Sunday, August 29, 2010

[KollelH blog] Ki Savo - "Thank You"

In the time of the Beis Hamikdash when a farmer's first fruits of the season would ripen, he would mark them with a string and later cut them and bring them up to Yerushalayim in great ceremony. This is the mitzvah of Hava'as Bikurim - "The Bringing of the First Fruits".

When he entered the Beis Hamikdash he would present a basket of his first fruits to the Kohein and read the very touching proclamation spelled out at the beginning of this week's sedrah. Rashi explains the thought behind this proclamation as a way of showing gratitude.

The mishnah in meseches Bikurim teaches that while the farmer may make a shliach- a messenger/proxy- to bring the fruits up to Yerushalayim, nevertheless the shliach cannot read the proclomation on his behalf.

There is a valuable lesson that is derived from this. When it comes to saying "Thank You" you have to do it yourself. The act of thanking is incomplete unless a person is moved enough to use his own power of speech and say it for himself.

This lesson is echoed in another area of our Torah. When the Shemoneh Esrei was instituted by the Rabbis of the "Great Assembly" they knew that there would always be some people who need to hear it from the Chazan. And there was born the Chazaras Hashatz- the "Chazan's Repetition". Not withstanding the fact that the Chazan is reciting all eighteen brachos aloud the Chazal instituted that the Modim - the brachah of thanks, be recited by the congregation again in tandem with the Chazan.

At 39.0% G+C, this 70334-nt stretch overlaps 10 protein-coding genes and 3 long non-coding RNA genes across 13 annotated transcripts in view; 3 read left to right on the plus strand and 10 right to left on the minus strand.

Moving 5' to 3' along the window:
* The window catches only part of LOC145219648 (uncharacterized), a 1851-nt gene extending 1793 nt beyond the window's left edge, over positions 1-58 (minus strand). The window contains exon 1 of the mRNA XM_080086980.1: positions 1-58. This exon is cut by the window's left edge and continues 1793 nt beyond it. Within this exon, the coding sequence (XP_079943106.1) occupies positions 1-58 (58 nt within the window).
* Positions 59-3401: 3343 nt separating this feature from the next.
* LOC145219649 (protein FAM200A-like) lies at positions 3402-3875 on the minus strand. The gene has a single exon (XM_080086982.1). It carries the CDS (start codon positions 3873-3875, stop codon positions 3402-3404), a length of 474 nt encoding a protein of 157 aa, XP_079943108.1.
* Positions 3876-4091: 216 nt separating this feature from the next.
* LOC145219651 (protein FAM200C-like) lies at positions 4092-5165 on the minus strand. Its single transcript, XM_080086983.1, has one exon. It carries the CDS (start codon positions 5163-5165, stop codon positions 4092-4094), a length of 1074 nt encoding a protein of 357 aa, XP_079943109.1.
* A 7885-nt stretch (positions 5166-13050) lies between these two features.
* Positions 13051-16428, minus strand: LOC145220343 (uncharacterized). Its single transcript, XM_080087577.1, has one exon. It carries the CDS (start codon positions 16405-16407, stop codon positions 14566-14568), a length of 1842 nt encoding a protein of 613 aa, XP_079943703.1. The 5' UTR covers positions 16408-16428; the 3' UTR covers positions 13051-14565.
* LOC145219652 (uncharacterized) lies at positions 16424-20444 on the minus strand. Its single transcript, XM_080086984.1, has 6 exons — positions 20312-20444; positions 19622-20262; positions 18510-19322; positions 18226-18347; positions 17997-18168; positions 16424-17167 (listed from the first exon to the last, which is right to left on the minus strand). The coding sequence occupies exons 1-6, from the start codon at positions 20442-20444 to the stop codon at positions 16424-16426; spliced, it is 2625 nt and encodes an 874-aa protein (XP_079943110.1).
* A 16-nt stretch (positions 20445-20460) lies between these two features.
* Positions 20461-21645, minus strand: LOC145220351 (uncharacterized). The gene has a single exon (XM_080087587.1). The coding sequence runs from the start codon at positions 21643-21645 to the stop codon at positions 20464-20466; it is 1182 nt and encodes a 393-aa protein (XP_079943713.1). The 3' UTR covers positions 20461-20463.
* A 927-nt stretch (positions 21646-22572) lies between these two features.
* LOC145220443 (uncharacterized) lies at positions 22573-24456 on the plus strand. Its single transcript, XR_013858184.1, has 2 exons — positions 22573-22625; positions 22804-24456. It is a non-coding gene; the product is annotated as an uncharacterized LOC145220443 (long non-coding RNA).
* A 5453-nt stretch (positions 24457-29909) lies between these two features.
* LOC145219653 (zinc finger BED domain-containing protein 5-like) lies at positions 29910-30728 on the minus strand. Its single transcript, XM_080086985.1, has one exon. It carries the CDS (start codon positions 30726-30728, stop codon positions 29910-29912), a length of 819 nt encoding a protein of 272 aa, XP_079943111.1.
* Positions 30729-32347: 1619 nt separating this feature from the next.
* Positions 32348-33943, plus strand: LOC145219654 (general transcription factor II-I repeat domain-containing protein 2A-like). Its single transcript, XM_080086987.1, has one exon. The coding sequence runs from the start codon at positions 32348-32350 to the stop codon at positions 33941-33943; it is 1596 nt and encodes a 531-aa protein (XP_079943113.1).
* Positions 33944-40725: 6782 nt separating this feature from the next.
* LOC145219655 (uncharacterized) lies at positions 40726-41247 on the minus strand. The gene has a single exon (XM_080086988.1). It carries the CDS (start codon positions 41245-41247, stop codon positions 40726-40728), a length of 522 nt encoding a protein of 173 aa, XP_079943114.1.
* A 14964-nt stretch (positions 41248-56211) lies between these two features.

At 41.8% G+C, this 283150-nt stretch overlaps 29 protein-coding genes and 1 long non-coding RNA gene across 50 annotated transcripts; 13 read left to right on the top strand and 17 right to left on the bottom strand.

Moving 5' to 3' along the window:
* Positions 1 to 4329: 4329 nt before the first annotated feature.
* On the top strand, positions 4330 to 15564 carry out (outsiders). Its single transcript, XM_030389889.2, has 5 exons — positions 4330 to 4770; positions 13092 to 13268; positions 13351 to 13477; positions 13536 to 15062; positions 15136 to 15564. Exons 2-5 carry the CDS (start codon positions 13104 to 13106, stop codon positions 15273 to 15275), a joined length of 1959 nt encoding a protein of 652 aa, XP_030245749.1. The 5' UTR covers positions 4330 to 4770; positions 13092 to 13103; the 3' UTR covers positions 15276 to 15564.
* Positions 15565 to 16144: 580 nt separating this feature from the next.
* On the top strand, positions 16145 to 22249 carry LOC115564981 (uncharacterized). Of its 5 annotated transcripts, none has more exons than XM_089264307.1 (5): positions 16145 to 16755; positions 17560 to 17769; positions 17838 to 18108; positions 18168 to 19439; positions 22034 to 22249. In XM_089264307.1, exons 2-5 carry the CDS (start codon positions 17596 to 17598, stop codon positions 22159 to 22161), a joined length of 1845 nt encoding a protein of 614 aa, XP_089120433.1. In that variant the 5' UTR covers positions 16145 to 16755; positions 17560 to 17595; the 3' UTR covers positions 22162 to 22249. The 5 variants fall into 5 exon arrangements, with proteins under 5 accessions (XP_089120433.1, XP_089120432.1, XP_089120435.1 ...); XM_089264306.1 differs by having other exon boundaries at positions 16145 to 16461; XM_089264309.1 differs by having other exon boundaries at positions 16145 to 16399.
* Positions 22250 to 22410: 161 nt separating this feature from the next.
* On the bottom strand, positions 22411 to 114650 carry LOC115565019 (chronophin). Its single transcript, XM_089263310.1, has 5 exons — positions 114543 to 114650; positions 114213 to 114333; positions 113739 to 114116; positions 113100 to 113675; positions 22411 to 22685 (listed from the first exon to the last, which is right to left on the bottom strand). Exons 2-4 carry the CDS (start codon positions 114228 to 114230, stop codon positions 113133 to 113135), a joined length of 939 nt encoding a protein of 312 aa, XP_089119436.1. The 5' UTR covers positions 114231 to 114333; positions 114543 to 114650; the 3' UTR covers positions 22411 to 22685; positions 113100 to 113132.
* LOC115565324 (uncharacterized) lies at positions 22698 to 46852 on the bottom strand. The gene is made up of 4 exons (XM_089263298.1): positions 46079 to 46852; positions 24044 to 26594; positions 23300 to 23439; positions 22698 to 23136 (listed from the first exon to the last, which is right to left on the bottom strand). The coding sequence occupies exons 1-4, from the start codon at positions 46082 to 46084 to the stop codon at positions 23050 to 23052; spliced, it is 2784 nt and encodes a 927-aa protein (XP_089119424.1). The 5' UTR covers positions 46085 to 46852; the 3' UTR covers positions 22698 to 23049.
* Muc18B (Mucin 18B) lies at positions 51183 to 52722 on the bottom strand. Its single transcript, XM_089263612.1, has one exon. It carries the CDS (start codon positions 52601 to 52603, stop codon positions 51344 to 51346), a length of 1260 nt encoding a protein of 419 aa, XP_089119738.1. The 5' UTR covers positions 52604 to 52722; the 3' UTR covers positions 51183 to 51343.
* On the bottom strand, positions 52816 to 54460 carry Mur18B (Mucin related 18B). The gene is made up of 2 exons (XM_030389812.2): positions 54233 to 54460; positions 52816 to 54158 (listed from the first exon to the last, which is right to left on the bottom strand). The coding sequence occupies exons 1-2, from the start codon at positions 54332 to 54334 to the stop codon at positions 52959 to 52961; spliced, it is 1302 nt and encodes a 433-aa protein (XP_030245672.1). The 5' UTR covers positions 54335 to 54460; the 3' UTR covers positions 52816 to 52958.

Here too we see the importance of not utilizing a shliach, but personally thanking Hashem. This is the only meaningful way to do it.

This in mind, let us prepare ourselves for the Yomim Noraim ahead. In our Tefilos we will perform the confession called Viduy - which is related to the word Hoda'ah -to thank. Confessing our aveiros is also something that needs to be done by ourselves. Only by verbalizing our sins with our own mouths will we come to the true realization that we were wrong, much the same way that by personally saying "thank you" we are brought to recognize our true debt of graditude.


Posted By Dovi milstein to KollelH blog at 8/29/2010 11:29:00 PM

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